To me, words aren’t merely a method of homosapien communication, but an expression. Words can convey such an array of emotions, it’s astounding.
Words, simple syllables strung together, can make me furious, heartbroken, terrified, and completely overjoyed.
Speak the words family, prairie, field, harvest, autumn, bonfire- and I am consumed with contentment, longing, homesickness, and a warmth that spreads throughout my entire being.
Mention words like ignorance Holocaust, bigotry, book burning, Red Scare, slaughter, and my mind is full of loathing, anger, and revenge.
Utter the words betrayal, loneliness, “used to be,” “in loving memory,” lost, aftermath, and my chest fills with an ache that leaves a chasm in my heart infinitely deep and dark.
But words have the ability to do so much more.
Stay. Beautiful. Captivating. Brilliant. Timeless. Priceless. Eternity. Dawn. Anew. Irreplaceable. Rising. Comfort. Caress. Tantalizing. Wonder. Taste.
I go weak at the knees. My mind goes hazy, my words dry up.
A well written paragraph is as seductive to me as a candlelit diner, a sentence concealing heartfelt emotions is more than a bouquet of flowers.
There isn’t any need for Shakespeare, a flowery quote with college-educated words, but take the time to pour your heart into a sentence and you’ve captured me.
Let me loose in a field of sentimental syllables, help me find my way through a maze constructed of raw emotions.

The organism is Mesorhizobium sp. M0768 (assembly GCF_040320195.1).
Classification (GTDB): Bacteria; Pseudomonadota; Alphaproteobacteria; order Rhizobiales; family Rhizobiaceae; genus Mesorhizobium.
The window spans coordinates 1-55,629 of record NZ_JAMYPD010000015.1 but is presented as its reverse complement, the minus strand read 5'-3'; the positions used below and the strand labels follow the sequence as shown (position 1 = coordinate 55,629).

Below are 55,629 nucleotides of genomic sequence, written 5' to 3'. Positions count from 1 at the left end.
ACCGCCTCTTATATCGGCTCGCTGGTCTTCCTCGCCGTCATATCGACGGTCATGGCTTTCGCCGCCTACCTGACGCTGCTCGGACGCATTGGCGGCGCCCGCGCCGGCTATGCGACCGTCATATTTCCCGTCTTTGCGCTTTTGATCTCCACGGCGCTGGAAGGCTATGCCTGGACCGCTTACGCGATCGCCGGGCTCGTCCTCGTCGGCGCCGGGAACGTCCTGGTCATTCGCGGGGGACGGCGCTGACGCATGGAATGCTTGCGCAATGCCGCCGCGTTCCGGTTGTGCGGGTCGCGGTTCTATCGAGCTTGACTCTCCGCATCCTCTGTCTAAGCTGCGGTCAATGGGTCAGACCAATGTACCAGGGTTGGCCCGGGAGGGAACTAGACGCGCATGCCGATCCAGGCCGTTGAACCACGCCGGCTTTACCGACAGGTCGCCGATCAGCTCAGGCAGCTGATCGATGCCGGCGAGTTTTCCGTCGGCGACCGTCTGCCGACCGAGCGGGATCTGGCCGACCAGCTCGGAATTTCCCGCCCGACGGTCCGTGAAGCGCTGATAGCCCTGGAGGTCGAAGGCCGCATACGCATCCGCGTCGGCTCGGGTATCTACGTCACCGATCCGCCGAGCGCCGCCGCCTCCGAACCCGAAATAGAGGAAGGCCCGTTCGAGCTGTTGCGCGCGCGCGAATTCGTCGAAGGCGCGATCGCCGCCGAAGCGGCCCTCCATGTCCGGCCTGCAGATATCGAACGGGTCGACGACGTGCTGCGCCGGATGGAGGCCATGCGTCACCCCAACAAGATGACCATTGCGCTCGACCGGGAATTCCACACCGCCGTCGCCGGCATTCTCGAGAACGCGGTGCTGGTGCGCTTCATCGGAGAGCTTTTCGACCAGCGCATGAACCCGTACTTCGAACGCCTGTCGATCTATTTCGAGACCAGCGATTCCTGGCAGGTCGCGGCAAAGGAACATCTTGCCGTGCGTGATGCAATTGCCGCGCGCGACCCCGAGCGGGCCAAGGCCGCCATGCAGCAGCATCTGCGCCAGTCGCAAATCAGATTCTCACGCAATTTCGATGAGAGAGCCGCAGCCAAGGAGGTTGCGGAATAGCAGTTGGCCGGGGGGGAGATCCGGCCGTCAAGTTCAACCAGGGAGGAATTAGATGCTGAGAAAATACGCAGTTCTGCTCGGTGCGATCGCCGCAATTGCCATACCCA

People have said that all a woman asks for is chocolate and roses- No, send me a letter with your very heart trapped in the ink, and I’m yours.
I suppose that a bit of a back story is needed before you can fully understand what the hell this post means.
I’m from Kansas- the Lenexa/Olathe side of Kansas City, but I’ve lived in the ‘burbs of Missouri since I was 4.
I don’t consider myself “country” and no, i’ve never owned a horse or had an accent. My “accent” sounds just like the newscasters on any television station you listen to.
I’ve always hated the term ‘redneck’ – I’ve found it demeaning. ‘country’ I’m fine with, but I prefer ‘we just have more common sense than most.’
I’m a midwestern girl through and through: I drive stick, I love the smell of cattle & corn & dust. Gravel roads are where I’m from. Summer is made of sprinklers and lemonade stands and weekend trips to grandma’s farm where we’d feed the cows & ride on grandma’s tractor.
Fall means bonfires, grilling out every week, the roar of the football stadium and playing tag-football with the neighbor boys down the street.
Winter means ice, ice and more ice.
It means going through more clothes in two days than you usually do in a week because you go sledding after school.
It means chapped noses and cheeks, and cracked knuckles and cold hands. Winter means stocking up on firewood because the power lines might break with the weight of the snow.
It means the cows get their winter costs, so they look like a child’s drawing-all fuzzy and warm.
The Midwest means practicality before popularity.
Our ancestors worked to survive, not survived to work.
It means stopping for a stranger stranded on the highway just because you have AC and their car overheated.
It’s making eye contact with strangers just to say “good morning”